Some days, I need a little break from my normal routine. I need to get off campus for a breath of fresh air. Don’t get me wrong, I love the routine and the library and seeing people and the daily caprese, but once in a while I need to spice it up. There’s a whole city out there to explore. I’ve explored some of Boston’s famous areas, like the North End and Newbury Street. I’ve eaten Thai food in Cambridge, ran along the Boston Harbor, enjoyed the sunshine in the Boston Common, and climbed to the top of the Bunker Hill Monument. But I don’t have time to do this much, with homework, studying, exercise, and my part-time job. So, I found a way to enjoy myself while also getting work done. 

Usually when I work in the library, I get myself an iced latte from the on-campus Dunkin’ or Einstein’s Bagels, to make studying a little more bearable. Now, I try to go off campus at least once a week to find a cute little coffee shop to study in. I bring my AirPods, computer, phone, and anything else I need for a few hours of productivity. I order a drink and something to eat before sitting down at a table, ready to work.

Getting some work done at Cafe on the Common in Waltham, MA

It’s a vibe. Jamming out to some Taylor Swift while sipping on my vanilla cold brew with oat milk and working on my psychology homework. Trying new bagels and avocado toast and other brunch dishes. Being the mysterious girl in the coffee shop. At least that’s how I romanticize it. It makes studying a little exciting, because I’m in a new environment surrounded by unfamiliar faces and coffee lovers. And I’ve already made the effort to travel off campus, so may as well be productive.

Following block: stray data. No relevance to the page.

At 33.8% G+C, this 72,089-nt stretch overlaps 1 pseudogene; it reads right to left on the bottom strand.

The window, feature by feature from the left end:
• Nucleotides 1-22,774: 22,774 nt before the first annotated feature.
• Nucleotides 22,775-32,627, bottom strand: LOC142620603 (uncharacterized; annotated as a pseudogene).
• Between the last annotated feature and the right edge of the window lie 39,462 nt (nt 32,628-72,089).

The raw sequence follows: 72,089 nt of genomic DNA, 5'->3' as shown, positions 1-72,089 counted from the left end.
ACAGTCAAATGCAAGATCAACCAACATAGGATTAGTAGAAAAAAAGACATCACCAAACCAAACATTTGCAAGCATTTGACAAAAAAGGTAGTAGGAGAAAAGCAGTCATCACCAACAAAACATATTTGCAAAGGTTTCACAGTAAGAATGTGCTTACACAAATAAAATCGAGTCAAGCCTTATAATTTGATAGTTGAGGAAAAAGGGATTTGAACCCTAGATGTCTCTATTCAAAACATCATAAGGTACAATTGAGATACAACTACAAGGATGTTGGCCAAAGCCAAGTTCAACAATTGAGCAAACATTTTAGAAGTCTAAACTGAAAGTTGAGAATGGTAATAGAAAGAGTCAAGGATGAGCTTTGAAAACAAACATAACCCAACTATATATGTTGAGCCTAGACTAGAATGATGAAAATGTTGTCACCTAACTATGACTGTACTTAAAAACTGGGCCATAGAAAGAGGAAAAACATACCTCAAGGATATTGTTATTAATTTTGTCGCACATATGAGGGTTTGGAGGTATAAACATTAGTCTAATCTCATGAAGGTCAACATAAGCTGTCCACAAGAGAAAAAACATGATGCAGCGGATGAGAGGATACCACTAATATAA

There’s two coffee shops near Brandeis University, Cafe on the Common and Common Good Co., both of which have amazing cold brews and baked goods. Some days I’ll take the commuter rail or campus shuttle to Boston or Cambridge, which has lots of options. I’ve really liked a chain of cafes called Tatte, because there’s usually plants and artwork inside to make the experience more aesthetic. I recently tried another chain called Thinking Cup (where you can use the Campus Clipper student discount!) and love their lattes and chocolate chip cookies. One day I decided to take the commuter rail all the way to Beverly, in Northern Massachusetts, and found Atomic Cafe. This had to be one of my best experiences at a coffee shop, as it had a very hip vibe and was connected to a bookstore. Another memorable outing was at Cafe Ducali in the North End, where my friend and I stayed until closing and received leftover muffins and cookies for free. 

After these small getaways, I’m ready to go back to studying in the library and caprese sandwiches for a few days. There’s comfort in my regular campus routine, and it’s something I can always go back to, something I can rely on. I couldn’t go out to a cafe every day, because even after going out once, I’m a little worn out. Also, the money. It’s something to do every once in a while, something I look forward to. Maybe I’ll see you around one day.

Use this student discount to treat yourself or a friend!

By Agatha Edwards